Agnes begins how any other possession film might––with the discovery of a demonic presence. When the convent of Saint Theresa fear there’s evil inhabiting the body of one of their young nuns, they outsource help from the diocese. Things quickly, expectedly start to unravel from there. But director Mickey Reece wants you to forget everything you know about possession and exorcism in film––or, well, maybe not. Because part of what makes his new feature Agnes work so beautifully is its very upending of expectations for that particular (and, arguably, very tired) horror subgenre. With over twenty-five feature films thus far, spanning his career since 2008 as a lower-budget indie darling––and who impressed with a wider reach with last year’s Fantasia staple Climate of the Hunter––Reece makes clear how films like The Conjuring franchise have been failing us. Reece (alongside co-writer John Selvidge) has crafted a disarming, funny, incredibly unique take on demonic possession about faith, womanhood, and, of course, horny nuns.
Sister Agnes (Hayley McFarland) falls strangely ill one night. She’s begun shrieking obscenities, performing otherworldly acts, and needs to be restrained in her bed. You know, that sort of “strangely ill.” Agnes had never shown signs of deviant behavior in the past, but Father Donaghue (Ben Hall) doesn’t believe in possession. He’s a particularly cynical man of the cloth, yet he’s the one who has been chosen by his diocese to lead the charge on expunging this potential demonic presence. It’s mostly due to Donaghue’s unsavory reputation and a criminal allegation against him––the kind that the Catholic church is historically infamous for. Donaghue is slated to be shipped overseas and out of their hair, thus, it makes sense that he’d be the one chosen to perform the rite of the exorcist, alongside his protégé, Benjamin (Jake Horowitz).
Saint Theresa’s Mother Superior (Mary Bass) is wary of Donaghue and Benjamin, the latter a handsome young man who Mother Superior does not trust to steer clear of the wiles of her lustful crops of nuns. But Benjamin exudes a far more pious nature than Donaghue, and he earns her trust even as the rest of the convent ogles his arrival like a wolf eyeing sheep. When first confronted with Agnes, Donaghue remains unconvinced of the true nature of her condition. But he has this belief increasingly tested to disturbing ends, running parallel to the wavering faith of the convent’s youngest nun, Sister Mary (Molly C. Quinn). Mary and Agnes had been close, and an intimate final conversation between the two of them results in Mary giving up on her chaste life for good.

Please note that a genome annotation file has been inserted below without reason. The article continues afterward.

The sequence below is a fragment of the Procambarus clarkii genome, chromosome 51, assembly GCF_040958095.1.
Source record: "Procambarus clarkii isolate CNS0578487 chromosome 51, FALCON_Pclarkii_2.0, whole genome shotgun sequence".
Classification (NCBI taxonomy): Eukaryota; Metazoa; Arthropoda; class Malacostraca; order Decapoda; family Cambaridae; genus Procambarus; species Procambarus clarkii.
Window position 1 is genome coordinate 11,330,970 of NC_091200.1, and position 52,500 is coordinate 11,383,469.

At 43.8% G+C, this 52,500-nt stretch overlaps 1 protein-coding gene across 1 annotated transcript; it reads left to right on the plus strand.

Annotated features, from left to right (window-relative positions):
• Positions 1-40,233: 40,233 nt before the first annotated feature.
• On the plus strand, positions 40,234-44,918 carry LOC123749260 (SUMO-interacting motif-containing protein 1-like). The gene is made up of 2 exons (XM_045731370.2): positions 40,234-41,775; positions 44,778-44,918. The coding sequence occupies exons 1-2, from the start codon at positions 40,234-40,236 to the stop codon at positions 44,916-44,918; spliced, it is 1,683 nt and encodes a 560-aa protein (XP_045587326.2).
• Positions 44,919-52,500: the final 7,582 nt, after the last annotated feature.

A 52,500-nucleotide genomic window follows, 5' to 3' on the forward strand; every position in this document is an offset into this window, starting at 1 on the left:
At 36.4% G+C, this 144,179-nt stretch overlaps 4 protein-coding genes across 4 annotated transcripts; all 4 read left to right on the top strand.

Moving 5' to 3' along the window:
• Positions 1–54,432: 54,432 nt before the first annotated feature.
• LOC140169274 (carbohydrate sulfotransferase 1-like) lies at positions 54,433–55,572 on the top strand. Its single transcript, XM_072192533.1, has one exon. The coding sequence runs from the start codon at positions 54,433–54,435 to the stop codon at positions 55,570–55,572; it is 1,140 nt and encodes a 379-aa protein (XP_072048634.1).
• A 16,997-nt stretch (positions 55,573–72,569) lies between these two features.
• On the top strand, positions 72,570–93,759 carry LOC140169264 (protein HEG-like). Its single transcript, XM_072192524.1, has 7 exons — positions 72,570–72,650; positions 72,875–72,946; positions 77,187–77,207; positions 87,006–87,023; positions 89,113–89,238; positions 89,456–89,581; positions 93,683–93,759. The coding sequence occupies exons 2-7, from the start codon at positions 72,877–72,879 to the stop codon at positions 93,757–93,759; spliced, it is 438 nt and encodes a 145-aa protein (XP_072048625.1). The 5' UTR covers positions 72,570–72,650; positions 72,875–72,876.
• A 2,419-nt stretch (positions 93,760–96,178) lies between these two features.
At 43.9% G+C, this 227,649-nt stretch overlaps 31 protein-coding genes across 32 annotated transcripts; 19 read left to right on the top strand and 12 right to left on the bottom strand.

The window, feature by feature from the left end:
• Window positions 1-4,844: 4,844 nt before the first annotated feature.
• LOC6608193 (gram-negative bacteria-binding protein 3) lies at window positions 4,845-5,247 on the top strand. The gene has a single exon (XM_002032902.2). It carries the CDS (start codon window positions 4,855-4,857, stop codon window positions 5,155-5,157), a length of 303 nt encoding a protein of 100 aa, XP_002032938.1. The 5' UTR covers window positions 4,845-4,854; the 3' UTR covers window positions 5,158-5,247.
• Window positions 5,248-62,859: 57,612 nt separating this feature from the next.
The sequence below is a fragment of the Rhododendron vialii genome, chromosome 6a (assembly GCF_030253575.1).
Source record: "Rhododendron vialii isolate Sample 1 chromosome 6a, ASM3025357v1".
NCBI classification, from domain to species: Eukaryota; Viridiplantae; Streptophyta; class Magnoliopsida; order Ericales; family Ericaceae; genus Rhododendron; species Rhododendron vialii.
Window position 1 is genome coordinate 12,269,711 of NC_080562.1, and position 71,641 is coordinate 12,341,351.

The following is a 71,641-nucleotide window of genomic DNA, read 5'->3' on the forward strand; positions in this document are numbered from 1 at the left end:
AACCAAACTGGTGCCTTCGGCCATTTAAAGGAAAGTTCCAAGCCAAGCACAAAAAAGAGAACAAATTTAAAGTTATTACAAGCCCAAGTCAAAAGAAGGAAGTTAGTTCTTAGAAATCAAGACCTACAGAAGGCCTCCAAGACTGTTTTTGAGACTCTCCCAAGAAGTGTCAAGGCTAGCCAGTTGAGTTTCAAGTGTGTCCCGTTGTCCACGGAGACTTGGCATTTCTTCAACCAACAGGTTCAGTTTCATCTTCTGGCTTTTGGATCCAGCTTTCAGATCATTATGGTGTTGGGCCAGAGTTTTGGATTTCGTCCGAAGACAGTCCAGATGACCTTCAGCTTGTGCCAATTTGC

It is here that the story of Agnes splits squarely in two, the exorcism narrative completely foregone in favor of one of a wayward soul in pursuit of her true sense of self. Who was Mary before she devoted her life to the Catholic Church? Mary doesn’t really know anymore, especially when that part of her life was marred by a tragic loss. So, Mary goes off and gets herself a tiny apartment. She takes on an unforgiving job at a grocery store oversaw by a slimy store manager (Chris Sullivan), and searches for herself in the remnants of Agnes, seeking out Agnes’s former lover (Sean Gunn). She does her best to assimilate into the role of a normal twenty-something woman, but her unfamiliarity with this world puts her at risk in a way that feels more heightened than if she were a normal young woman out on her own. Mary no longer has the support system of the convent, nor the garb that places nuns in a position of respect by the general public. Now, Mary is just like any other woman but, at the same time, she isn’t. Thus, every interaction is a potential threat, the supernatural horror of demonic possession surrendered in favor of the horror of someone lost and vulnerable in the midst of a crisis of faith. It puts Mary at this unique risk of being imprinted upon by far more sinister forces.
Agnes manages a multi-prong juggling act, not only expertly transitioning between what feels like two separate films, but between two separate genres and tones as well. The first half of the film dabbles in both horror and wry comedic wit, the nuns (who include The Craft’s Rachel True) frequently given the best and funniest lines––particularly, when they’re all crowded by the window to drool over Benjamin upon his arrival. Once perspective switches over to Mary, the film seamlessly trades horror-comedy for thriller-drama, and swaps its eccentric camera movements for ones suited to a more grounded world (cinematography credited to Samuel Calvin). There is the questionability of Father Donaghue’s accusations largely being glossed over, but it adds an extra, challenging dimension to this character who we’re initially forced to identify with. It feels like a sly sort of trick for an audience who is used to aligning with those who are there to purge a great evil, like devout demon-hunters Ed and Lorraine Warren of The Conjuring franchise, or Father Damien Karras of William Friedkin’s The Exorcist. Instead, we must align ourselves with a priest who may or may not have committed a horrible sin.
Of course, our time with Father Donaghue only lasts for so long, before we’re spending the second half of the film with what seems to be a far more morally empathetic character. Agnes is a possession film, but it’s about a different kind of possession; a far more human kind, not limited by the purity of one’s soul or their devotion to God. Through its subversion of genre, precision blending of tones, and compelling performances that flit between idiosyncratic and naturalistic, Agnes is a welcome addition to the exorcism subgenre and to the horror genre overall, proving that no well has run dry if you’re willing to bend conventions.
Agnes screened at Fantasia International Film Festival.